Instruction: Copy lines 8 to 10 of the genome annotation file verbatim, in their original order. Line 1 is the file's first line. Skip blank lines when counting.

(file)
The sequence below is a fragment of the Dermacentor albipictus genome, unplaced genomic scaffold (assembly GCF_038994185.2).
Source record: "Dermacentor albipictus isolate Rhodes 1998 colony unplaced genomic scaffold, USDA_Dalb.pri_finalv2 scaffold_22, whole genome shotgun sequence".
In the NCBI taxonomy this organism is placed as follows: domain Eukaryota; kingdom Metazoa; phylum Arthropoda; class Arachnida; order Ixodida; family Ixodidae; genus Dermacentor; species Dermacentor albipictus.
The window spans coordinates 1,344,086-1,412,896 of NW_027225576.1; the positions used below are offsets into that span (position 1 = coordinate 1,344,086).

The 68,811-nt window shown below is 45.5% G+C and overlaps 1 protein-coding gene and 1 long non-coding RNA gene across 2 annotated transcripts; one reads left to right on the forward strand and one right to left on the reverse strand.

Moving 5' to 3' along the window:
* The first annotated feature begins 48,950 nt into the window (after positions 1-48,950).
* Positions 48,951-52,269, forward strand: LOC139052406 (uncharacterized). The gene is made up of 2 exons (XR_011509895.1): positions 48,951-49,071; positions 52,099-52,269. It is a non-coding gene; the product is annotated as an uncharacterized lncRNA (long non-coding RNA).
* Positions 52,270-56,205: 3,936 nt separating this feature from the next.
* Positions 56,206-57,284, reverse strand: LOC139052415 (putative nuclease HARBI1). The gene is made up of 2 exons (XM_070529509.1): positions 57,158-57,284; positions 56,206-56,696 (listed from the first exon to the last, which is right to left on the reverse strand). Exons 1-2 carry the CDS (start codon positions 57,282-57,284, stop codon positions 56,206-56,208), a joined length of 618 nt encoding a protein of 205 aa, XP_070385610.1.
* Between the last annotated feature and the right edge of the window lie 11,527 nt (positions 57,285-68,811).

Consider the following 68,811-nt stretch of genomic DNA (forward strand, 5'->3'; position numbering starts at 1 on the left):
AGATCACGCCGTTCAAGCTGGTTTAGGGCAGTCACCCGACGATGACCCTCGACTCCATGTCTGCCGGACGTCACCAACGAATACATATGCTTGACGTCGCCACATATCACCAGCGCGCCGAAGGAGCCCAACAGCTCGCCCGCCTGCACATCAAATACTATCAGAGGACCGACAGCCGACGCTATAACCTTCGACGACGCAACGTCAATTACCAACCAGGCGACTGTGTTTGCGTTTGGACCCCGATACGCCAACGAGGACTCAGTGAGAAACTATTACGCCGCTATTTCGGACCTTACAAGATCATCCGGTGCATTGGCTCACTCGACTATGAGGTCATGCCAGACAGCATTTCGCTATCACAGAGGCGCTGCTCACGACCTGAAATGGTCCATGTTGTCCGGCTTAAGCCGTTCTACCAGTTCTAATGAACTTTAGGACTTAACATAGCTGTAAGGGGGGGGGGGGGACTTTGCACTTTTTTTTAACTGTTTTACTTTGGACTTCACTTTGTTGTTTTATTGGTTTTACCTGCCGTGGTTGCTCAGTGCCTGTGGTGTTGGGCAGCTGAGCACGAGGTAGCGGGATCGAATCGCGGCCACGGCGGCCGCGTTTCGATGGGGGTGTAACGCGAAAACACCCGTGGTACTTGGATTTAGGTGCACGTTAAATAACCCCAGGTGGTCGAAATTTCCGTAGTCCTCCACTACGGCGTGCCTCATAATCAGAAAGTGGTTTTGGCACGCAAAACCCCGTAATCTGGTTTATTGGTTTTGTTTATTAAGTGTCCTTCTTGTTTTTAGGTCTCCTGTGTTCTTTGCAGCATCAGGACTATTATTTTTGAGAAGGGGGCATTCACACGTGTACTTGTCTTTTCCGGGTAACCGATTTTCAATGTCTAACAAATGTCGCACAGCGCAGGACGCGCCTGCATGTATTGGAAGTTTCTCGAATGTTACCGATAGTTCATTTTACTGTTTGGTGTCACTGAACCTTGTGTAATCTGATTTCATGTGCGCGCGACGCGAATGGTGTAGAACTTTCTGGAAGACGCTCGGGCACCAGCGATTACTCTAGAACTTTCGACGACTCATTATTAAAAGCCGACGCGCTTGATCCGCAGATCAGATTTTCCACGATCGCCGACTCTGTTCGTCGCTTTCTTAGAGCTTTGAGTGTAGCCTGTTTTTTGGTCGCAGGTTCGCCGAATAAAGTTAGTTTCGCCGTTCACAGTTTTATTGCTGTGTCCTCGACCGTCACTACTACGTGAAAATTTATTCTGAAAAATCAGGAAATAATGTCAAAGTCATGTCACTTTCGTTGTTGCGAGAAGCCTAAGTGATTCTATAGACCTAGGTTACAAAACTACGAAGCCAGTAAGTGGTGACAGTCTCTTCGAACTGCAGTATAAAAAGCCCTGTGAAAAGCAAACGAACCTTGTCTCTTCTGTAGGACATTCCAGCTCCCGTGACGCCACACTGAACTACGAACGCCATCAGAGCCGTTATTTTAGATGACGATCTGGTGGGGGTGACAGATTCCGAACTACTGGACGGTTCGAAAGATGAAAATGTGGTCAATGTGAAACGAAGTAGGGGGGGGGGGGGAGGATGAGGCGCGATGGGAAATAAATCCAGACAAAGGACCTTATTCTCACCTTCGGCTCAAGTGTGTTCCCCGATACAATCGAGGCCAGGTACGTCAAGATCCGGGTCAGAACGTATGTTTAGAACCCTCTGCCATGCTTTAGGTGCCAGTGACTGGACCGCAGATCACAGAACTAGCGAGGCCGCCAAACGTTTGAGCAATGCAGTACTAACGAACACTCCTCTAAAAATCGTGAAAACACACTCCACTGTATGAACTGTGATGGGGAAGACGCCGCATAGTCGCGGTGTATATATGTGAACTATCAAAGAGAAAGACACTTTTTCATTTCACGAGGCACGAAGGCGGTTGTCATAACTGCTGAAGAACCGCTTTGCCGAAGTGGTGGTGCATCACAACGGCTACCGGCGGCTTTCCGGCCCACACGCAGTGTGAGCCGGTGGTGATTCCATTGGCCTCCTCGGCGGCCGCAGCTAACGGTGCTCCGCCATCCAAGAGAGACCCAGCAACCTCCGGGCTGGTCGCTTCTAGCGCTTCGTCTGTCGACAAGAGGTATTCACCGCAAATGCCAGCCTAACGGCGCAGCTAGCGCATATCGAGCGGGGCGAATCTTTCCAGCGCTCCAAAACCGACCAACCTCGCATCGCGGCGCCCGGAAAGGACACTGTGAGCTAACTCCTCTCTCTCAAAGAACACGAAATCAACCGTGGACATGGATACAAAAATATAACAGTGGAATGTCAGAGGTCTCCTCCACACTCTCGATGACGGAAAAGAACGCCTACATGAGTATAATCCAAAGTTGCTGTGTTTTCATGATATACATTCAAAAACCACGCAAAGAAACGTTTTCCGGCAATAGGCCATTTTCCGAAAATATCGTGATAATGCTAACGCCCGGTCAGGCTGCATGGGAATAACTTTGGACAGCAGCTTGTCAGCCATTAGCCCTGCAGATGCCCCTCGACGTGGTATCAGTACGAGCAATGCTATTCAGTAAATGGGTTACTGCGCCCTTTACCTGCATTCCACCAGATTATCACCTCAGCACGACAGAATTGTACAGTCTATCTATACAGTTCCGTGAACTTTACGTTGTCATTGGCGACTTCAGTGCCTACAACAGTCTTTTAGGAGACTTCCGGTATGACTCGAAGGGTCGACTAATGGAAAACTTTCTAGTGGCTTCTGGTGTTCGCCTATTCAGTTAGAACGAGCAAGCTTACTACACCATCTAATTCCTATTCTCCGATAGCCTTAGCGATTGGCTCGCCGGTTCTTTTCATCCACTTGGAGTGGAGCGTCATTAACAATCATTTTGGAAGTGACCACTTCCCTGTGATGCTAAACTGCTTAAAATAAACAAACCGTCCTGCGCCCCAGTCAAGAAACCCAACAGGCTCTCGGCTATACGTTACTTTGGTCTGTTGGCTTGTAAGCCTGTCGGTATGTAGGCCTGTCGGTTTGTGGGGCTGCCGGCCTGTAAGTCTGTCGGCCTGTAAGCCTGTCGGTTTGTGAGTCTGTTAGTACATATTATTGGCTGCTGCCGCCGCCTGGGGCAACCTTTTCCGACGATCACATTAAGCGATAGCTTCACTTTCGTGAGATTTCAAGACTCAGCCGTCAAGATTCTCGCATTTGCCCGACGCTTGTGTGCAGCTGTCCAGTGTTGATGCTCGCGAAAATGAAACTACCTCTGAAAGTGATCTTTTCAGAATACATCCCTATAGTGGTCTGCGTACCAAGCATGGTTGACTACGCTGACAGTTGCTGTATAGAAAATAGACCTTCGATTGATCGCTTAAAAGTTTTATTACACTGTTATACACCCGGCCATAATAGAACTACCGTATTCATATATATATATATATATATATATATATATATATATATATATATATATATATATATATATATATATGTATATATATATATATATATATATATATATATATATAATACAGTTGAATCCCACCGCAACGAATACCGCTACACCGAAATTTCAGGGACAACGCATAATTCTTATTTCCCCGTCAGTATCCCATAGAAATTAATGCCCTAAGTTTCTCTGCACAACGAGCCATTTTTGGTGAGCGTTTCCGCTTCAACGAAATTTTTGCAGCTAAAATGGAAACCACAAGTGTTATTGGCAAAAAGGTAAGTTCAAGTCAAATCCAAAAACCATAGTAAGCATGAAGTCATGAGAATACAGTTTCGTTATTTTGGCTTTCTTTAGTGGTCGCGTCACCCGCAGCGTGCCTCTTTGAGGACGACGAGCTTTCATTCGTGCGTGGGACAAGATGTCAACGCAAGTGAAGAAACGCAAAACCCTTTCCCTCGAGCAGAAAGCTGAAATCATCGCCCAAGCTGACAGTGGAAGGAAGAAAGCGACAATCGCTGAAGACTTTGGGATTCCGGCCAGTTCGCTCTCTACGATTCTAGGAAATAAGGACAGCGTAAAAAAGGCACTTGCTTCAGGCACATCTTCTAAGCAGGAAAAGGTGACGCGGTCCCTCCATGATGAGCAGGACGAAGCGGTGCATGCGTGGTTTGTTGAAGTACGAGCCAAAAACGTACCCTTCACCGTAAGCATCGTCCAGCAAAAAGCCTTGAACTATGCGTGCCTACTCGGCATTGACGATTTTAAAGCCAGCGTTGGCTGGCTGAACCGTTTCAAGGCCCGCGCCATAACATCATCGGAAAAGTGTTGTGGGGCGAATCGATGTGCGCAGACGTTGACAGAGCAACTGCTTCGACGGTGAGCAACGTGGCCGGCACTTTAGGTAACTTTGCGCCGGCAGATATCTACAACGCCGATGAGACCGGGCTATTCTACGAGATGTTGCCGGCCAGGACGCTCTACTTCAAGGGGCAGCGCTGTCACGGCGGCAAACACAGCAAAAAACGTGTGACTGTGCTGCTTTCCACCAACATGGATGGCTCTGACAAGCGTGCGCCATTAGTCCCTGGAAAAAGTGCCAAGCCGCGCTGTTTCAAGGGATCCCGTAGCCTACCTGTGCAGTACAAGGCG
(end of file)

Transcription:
* Positions 48,951-52,269, forward strand: LOC139052406 (uncharacterized). The gene is made up of 2 exons (XR_011509895.1): positions 48,951-49,071; positions 52,099-52,269. It is a non-coding gene; the product is annotated as an uncharacterized lncRNA (long non-coding RNA).
* Positions 52,270-56,205: 3,936 nt separating this feature from the next.
* Positions 56,206-57,284, reverse strand: LOC139052415 (putative nuclease HARBI1). The gene is made up of 2 exons (XM_070529509.1): positions 57,158-57,284; positions 56,206-56,696 (listed from the first exon to the last, which is right to left on the reverse strand). Exons 1-2 carry the CDS (start codon positions 57,282-57,284, stop codon positions 56,206-56,208), a joined length of 618 nt encoding a protein of 205 aa, XP_070385610.1.